Post-midterm election, politicos, pundits and political scientists all agree that while Democrats no longer control the U.S. Senate, Republicans still can’t flat out repeal the Affordable Care Act, otherwise known as Obamacare.

So the best strategy for the GOPis to “chip away” at the 600-page law as much as possible, hoping in the end to gut its financial underpinnings.

“The Republicans will have symbolic votes to repeal the whole bill, right,” said Richard Fox, political science professor and associate dean of the College of Liberal Arts at Loyola Marymount University. “They have to do that because they have the majority now, and a lot of their candidates out on the campaign trail — although it wasn’t the number one issue like it was in 2010 — were out there sort of bashing this law.

“Now, whether or not the Senate votes on it or just debates it is a little less clear because they’d have to adopt a different rule because there still are probably 46 Democrats who won’t go for that.

“But that’s all just theater, anyway,” he pointed out. “Now they will definitely try to start picking apart some of the provisions of the bill, then taking them off one by one, and seeing if they can get a filibuster-proof majority on some of them.”

The Medical Devices Tax, the employer mandate of providing health care if your business has more than a certain number of employees and the requirement for every individual to simply have health insurance or pay a fine are prime targets, Fox said.

“The problem is the bill doesn’t become financially sustainable if you chip too many of them away,” Professor Fox told The Tidings. “When taken in isolation, there are these unpopular provisions. But they’re needed for the whole package.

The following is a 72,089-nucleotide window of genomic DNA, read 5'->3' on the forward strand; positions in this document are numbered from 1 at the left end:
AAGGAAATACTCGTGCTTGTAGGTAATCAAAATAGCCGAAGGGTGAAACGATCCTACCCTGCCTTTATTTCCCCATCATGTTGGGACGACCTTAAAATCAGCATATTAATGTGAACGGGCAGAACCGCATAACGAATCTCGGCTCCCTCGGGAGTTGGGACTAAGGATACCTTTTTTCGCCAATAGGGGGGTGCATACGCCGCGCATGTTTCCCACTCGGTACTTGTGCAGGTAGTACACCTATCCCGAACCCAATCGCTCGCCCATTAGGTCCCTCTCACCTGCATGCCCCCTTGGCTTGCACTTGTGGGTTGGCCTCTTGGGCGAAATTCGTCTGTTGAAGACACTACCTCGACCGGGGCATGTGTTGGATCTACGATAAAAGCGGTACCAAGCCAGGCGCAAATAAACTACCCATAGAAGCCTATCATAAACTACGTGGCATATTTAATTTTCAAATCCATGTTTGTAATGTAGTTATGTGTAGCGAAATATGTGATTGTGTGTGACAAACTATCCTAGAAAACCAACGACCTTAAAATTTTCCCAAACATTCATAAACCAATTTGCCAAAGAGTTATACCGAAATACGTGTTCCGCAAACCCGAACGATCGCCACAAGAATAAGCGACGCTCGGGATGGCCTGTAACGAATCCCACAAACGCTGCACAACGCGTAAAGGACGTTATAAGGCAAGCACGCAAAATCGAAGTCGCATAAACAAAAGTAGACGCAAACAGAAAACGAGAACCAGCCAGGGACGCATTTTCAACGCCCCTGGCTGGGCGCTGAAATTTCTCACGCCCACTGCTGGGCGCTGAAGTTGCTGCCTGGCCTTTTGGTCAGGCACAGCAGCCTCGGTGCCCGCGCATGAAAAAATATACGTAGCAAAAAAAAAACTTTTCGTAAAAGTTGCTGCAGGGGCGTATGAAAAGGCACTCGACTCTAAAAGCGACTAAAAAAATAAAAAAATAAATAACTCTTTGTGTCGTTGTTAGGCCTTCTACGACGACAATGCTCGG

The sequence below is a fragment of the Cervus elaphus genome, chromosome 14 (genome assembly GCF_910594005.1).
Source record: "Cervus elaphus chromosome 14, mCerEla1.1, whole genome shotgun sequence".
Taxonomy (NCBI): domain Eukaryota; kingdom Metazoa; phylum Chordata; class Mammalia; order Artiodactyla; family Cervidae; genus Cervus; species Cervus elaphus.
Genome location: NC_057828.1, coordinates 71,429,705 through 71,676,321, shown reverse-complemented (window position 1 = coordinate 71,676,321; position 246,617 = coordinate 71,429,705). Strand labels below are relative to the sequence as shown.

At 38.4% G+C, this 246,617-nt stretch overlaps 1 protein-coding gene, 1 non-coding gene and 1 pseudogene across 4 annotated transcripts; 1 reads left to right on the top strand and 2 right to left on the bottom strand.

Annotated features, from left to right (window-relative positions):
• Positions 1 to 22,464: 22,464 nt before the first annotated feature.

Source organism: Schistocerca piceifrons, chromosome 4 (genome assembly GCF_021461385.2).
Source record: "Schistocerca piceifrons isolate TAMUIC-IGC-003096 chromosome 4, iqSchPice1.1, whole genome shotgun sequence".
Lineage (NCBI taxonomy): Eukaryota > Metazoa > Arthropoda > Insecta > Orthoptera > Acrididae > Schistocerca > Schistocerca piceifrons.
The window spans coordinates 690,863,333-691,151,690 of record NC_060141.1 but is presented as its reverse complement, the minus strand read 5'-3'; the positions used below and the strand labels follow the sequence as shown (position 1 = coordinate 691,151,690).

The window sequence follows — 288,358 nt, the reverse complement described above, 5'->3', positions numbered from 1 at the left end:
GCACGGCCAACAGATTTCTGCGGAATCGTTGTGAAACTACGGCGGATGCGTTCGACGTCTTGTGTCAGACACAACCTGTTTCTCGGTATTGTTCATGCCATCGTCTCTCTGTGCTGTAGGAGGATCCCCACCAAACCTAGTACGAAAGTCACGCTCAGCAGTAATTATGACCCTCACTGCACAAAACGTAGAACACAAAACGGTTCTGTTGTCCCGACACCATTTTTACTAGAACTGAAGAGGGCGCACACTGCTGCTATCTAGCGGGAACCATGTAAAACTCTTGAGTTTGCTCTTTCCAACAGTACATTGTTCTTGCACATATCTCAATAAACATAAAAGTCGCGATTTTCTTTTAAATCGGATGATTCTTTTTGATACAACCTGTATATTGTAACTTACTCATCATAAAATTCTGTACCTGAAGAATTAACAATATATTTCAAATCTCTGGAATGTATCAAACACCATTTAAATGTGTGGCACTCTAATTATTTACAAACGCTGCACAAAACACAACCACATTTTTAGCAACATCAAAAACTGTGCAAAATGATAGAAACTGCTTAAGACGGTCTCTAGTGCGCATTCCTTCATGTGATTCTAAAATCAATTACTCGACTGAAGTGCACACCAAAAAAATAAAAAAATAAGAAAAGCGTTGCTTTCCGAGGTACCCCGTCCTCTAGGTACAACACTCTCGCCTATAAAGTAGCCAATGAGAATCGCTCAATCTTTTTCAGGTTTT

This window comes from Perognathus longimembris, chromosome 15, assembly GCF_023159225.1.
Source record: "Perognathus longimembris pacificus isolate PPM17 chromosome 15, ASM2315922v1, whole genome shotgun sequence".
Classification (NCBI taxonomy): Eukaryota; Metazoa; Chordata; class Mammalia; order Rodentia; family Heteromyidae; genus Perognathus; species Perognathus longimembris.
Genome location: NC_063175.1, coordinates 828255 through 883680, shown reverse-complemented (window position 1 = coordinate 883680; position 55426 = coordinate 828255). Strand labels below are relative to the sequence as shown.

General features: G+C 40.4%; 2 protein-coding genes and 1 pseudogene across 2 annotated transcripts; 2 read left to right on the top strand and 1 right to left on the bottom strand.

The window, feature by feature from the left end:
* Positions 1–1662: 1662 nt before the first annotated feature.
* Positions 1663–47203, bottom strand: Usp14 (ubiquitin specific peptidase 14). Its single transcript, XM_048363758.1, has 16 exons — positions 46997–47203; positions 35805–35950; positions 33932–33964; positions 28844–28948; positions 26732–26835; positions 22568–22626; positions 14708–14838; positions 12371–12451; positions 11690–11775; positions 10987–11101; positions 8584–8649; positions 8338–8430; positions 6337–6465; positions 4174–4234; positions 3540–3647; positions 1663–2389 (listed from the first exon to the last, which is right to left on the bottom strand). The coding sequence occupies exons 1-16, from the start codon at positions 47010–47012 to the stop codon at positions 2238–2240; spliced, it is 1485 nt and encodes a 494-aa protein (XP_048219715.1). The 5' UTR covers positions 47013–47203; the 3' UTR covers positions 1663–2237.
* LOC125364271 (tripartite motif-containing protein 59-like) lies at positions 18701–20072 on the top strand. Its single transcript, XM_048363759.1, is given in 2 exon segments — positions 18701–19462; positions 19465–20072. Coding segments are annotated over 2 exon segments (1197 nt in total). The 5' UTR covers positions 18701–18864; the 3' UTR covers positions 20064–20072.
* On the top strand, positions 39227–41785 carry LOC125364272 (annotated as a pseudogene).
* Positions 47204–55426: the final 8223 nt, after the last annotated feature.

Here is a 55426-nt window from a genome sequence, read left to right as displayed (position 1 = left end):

“I mean, you can’t flat out repeal it. Some estimates are that like 25 million people now have health care because of this bill — some in private exchanges, some through the Medicaid expansion. So, are you going to strip that from them? That seems very unlikely.

“That just tends not to be the way U.S. politics and entitlement programs have worked,” he stressed. “And I think there would be a bit of an outcry on that.”

The LMU scholar also described the U.S. Supreme Court’s decision to take up a new challenge to Obamacare as a “big story” that could bring down the whole health-care law. King v. Burwell centers on the legality of the federal government being able to give enrollees subsidies in 34 states that have chosen not to create their own insurance exchanges. (Approximately 87 percent of those enrolled in Obamacare receive these subsidies.)

“That’s a big story, actually,” Fox observed. “This [wording in the law] is something when you have a 600-page bill, if you had a sensible, cooperative government, you could just fix it. But we don’t.”